In class the other day we had a discussion that led to feminism (as many times it does in a class in which the professor is the leading scholar on women in the reformations). Now, I always understand the need for dialogue about feminism and the role of gender rolls, but it also exhausts me.
I am a woman. I had not experienced gender difficulties until I decided to become a leader in the church who happens to be a woman.
I would not consider myself a “feminist,” in fact, I used to hate the feminist thought, and even “feminine” things (read: the color pink).
However, so many things in my life have changed in the past couple of years. I made a major life decision by coming to seminary. I have been told, after telling someone (including my own grandfather) that I wanted to be a pastor that “Oh, I don’t like women preachers.” “Women should not lead from the pulpit”.
This has colored my view of the “stained glass” ceiling as I have heard it been called in the classrooms of Valentine. I did not totally believe that gender stereotyping still happened so blatantly in the work force. I figured it happened to some, but not as common as everyone talked about. I was wrong. It is very much alive, and makes me frustrated!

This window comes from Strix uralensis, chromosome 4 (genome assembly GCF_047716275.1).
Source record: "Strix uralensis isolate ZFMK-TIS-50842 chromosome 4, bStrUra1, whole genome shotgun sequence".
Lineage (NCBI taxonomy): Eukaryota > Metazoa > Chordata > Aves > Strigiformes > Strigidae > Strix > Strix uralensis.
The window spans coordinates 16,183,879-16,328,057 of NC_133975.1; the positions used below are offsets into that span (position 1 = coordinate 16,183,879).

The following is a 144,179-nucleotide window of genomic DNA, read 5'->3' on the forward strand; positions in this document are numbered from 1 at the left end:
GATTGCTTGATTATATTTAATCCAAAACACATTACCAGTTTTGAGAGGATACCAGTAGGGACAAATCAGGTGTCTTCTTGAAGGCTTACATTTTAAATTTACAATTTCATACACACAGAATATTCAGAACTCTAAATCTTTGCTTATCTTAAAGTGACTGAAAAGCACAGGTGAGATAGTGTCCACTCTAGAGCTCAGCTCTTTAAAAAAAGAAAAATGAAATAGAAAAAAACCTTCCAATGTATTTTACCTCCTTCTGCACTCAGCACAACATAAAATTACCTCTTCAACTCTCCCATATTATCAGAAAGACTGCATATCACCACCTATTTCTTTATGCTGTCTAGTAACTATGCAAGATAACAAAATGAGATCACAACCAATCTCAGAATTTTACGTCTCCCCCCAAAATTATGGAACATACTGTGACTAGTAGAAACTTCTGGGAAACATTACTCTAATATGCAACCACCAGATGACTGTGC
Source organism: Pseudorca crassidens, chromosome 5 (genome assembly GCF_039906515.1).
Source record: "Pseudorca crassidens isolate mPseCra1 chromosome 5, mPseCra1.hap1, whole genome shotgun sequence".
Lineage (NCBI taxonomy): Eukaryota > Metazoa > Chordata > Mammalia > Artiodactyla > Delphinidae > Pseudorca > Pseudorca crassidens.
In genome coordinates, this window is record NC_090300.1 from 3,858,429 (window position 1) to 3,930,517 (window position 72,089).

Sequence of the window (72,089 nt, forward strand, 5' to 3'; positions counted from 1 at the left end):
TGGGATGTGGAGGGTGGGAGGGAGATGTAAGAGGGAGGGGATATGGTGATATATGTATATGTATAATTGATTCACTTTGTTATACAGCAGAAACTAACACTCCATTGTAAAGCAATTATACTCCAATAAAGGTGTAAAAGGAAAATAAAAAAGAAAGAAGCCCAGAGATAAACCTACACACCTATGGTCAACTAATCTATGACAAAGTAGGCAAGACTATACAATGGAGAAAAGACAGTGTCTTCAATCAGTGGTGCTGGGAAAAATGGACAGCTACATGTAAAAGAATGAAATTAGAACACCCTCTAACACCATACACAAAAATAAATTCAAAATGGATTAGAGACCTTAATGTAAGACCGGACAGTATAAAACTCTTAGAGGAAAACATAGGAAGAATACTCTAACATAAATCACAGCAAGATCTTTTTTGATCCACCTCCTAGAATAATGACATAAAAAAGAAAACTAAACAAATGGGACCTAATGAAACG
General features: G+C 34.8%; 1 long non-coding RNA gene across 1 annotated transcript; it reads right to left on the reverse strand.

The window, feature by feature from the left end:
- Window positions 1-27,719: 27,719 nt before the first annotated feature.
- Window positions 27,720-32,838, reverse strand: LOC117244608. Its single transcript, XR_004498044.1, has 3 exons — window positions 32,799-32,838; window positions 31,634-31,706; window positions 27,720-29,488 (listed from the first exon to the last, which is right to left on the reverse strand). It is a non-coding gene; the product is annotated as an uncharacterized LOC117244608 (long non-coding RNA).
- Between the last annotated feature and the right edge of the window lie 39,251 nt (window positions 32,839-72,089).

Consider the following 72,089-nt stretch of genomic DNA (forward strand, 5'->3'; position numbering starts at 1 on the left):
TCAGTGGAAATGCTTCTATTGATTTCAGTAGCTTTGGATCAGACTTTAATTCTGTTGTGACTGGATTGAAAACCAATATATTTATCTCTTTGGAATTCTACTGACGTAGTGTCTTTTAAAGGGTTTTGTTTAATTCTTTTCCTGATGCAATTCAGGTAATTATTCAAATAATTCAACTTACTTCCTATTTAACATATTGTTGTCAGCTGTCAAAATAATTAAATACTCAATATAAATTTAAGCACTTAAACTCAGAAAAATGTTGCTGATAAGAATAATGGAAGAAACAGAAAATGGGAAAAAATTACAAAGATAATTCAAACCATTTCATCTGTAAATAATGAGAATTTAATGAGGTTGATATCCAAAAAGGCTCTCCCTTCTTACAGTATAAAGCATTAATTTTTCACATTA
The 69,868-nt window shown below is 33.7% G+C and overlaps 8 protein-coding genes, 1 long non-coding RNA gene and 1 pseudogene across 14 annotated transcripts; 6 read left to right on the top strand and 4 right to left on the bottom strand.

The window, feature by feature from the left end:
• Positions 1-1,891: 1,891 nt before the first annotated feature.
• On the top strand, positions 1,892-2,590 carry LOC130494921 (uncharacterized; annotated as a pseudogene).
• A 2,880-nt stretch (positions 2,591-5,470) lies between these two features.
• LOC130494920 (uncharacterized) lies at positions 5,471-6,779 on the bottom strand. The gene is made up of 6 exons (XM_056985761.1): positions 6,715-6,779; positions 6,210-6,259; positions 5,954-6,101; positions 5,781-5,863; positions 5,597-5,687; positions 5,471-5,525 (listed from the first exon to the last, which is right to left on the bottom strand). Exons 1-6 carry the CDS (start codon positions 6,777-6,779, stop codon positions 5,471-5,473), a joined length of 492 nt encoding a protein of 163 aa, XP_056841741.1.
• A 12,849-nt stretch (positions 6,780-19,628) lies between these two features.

When it was SO blatant in the 20th century-it was almost easier. The goal was to vote. The goal was to be able to work after having children.
What are we, as a country, working for now? And how will we, men and women, know if this undetermined goal is achieved?
I also however have a brand new giggly daughter. I think that having the responsibility of raising an upstanding woman in today’s world has also been weighing on me as I contemplate the gender role that I have been unwillingly thrust into. How can I tell her that these ceiling, stereotypes and attitudes exist while trying to teach her how to go beyond them and break through? Will they even exist when she becomes a woman and goes out on her own into the world?
My inner feminist is definitely broken through as I contemplate what this challenge means for my own life and vocation, as well as trying to raise my little girl.
I do know one thing; I have never liked the color pink more in my whole life.
I have not ever felt as feminine as I do as a mother.